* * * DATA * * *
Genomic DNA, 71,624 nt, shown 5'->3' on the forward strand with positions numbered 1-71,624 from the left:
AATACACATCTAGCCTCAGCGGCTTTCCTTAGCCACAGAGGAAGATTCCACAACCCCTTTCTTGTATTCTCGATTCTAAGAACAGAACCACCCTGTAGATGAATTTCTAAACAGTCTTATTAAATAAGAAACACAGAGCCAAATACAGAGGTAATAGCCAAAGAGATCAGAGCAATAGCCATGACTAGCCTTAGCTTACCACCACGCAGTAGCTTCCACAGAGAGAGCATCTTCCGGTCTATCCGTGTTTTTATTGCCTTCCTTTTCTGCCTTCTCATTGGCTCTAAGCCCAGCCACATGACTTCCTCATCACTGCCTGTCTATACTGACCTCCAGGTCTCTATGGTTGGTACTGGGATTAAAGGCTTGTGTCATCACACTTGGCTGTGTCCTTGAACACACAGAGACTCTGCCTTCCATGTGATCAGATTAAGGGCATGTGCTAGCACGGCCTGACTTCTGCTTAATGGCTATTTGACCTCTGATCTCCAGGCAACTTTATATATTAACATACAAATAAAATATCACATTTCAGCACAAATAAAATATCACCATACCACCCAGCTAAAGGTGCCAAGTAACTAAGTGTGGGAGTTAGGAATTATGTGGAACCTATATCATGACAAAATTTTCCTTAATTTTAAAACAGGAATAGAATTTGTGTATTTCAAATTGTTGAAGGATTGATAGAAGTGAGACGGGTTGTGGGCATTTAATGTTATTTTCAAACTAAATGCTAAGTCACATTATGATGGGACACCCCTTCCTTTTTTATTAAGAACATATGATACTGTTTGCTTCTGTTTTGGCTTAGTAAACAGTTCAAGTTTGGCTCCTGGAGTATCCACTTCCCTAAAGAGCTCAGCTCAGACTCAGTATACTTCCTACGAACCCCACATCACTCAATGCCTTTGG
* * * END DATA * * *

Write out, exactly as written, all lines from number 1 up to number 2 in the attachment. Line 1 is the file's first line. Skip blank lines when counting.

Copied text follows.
Genomic DNA, 71,624 nt, shown 5'->3' on the forward strand with positions numbered 1-71,624 from the left:
AATACACATCTAGCCTCAGCGGCTTTCCTTAGCCACAGAGGAAGATTCCACAACCCCTTTCTTGTATTCTCGATTCTAAGAACAGAACCACCCTGTAGATGAATTTCTAAACAGTCTTATTAAATAAGAAACACAGAGCCAAATACAGAGGTAATAGCCAAAGAGATCAGAGCAATAGCCATGACTAGCCTTAGCTTACCACCACGCAGTAGCTTCCACAGAGAGAGCATCTTCCGGTCTATCCGTGTTTTTATTGCCTTCCTTTTCTGCCTTCTCATTGGCTCTAAGCCCAGCCACATGACTTCCTCATCACTGCCTGTCTATACTGACCTCCAGGTCTCTATGGTTGGTACTGGGATTAAAGGCTTGTGTCATCACACTTGGCTGTGTCCTTGAACACACAGAGACTCTGCCTTCCATGTGATCAGATTAAGGGCATGTGCTAGCACGGCCTGACTTCTGCTTAATGGCTATTTGACCTCTGATCTCCAGGCAACTTTATATATTAACATACAAATAAAATATCACATTTCAGCACAAATAAAATATCACCATACCACCCAGCTAAAGGTGCCAAGTAACTAAGTGTGGGAGTTAGGAATTATGTGGAACCTATATCATGACAAAATTTTCCTTAATTTTAAAACAGGAATAGAATTTGTGTATTTCAAATTGTTGAAGGATTGATAGAAGTGAGACGGGTTGTGGGCATTTAATGTTATTTTCAAACTAAATGCTAAGTCACATTATGATGGGACACCCCTTCCTTTTTTATTAAGAACATATGATACTGTTTGCTTCTGTTTTGGCTTAGTAAACAGTTCAAGTTTGGCTCCTGGAGTATCCACTTCCCTAAAGAGCTCAGCTCAGACTCAGTATACTTCCTACGAACCCCACATCACTCAATGCCTTTGG